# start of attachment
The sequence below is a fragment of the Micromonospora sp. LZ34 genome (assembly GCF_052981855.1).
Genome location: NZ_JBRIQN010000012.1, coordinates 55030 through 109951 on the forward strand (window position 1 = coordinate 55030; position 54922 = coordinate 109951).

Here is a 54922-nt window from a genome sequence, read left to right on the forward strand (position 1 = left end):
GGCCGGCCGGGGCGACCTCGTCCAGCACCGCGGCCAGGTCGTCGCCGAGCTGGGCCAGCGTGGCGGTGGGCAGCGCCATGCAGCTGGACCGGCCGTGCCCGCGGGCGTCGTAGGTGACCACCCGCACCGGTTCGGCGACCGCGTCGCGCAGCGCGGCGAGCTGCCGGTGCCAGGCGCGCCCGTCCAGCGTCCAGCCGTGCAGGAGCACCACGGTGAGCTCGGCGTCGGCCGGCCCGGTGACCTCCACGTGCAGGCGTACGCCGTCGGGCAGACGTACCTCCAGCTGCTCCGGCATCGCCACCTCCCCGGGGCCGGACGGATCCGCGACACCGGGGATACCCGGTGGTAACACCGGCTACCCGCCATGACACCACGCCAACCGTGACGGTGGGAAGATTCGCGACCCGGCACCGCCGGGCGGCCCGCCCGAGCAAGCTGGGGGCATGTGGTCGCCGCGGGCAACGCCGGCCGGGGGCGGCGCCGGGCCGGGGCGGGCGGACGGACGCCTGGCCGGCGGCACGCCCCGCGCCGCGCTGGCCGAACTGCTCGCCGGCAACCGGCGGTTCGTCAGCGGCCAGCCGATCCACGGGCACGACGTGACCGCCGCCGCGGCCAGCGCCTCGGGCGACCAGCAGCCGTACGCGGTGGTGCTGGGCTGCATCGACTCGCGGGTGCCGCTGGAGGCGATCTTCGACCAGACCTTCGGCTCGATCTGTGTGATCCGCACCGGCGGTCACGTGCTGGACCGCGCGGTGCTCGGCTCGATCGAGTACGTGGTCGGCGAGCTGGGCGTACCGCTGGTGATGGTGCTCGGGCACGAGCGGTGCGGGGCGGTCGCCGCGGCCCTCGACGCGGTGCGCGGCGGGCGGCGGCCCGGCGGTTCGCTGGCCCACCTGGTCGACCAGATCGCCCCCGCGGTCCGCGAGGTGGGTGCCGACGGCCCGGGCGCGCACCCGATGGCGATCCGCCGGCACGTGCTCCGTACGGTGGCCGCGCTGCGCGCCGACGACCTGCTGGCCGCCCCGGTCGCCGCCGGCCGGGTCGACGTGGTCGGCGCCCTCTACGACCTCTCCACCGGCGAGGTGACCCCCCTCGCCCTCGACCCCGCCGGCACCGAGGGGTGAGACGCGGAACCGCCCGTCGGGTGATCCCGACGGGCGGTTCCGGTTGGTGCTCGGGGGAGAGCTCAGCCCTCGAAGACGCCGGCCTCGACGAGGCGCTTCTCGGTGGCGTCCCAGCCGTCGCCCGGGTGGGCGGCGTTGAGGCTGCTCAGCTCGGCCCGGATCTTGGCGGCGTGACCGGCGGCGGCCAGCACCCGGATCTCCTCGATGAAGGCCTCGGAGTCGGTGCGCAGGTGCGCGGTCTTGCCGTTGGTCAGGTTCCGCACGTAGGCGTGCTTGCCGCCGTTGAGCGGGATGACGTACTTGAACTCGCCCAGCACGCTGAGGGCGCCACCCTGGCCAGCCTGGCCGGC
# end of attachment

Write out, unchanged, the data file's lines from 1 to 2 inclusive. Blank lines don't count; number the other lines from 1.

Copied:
The sequence below is a fragment of the Micromonospora sp. LZ34 genome (assembly GCF_052981855.1).
Genome location: NZ_JBRIQN010000012.1, coordinates 55030 through 109951 on the forward strand (window position 1 = coordinate 55030; position 54922 = coordinate 109951).